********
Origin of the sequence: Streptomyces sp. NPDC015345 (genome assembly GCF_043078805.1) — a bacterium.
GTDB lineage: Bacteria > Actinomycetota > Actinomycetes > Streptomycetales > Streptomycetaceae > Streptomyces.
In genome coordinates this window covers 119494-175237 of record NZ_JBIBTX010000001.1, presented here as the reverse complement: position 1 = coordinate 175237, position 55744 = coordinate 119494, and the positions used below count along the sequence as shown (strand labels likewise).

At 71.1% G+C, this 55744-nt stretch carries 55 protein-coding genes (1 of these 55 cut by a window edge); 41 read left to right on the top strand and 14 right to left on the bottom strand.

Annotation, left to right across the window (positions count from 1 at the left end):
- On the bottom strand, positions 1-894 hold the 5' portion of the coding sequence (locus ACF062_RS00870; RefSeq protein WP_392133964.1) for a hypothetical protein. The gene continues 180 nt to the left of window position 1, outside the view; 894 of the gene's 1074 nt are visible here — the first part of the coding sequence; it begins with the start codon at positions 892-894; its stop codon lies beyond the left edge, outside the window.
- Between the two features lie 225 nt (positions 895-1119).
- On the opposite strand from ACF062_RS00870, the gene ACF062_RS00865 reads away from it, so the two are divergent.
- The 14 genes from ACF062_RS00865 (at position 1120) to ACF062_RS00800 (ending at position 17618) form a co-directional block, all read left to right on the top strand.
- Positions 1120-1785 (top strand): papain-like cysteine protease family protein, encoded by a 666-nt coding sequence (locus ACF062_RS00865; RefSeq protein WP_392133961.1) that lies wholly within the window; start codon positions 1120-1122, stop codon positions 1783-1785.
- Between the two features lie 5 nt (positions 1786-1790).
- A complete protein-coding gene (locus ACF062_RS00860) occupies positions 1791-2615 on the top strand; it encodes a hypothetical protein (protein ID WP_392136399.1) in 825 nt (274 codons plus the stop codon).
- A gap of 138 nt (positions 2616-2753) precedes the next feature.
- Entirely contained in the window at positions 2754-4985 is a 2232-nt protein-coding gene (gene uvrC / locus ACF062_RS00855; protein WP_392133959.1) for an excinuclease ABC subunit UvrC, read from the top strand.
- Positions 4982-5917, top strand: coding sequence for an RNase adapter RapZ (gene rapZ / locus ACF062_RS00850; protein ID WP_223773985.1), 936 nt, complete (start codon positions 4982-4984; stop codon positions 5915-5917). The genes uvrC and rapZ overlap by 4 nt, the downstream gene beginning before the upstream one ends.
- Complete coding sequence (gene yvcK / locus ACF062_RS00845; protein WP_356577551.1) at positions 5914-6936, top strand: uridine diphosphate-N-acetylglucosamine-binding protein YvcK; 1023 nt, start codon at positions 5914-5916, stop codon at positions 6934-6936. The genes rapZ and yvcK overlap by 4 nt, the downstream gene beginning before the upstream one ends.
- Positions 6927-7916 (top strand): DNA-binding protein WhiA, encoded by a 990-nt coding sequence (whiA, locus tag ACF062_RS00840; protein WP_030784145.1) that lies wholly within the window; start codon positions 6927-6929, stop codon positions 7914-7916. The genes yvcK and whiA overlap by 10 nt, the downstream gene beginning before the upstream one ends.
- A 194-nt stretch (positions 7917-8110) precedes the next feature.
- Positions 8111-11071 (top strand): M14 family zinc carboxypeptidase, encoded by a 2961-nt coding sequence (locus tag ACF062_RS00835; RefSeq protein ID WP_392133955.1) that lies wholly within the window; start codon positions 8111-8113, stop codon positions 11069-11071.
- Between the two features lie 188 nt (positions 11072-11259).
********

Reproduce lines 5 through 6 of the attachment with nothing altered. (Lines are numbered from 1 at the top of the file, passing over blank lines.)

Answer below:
Annotation, left to right across the window (positions count from 1 at the left end):
- On the bottom strand, positions 1-894 hold the 5' portion of the coding sequence (locus ACF062_RS00870; RefSeq protein WP_392133964.1) for a hypothetical protein. The gene continues 180 nt to the left of window position 1, outside the view; 894 of the gene's 1074 nt are visible here — the first part of the coding sequence; it begins with the start codon at positions 892-894; its stop codon lies beyond the left edge, outside the window.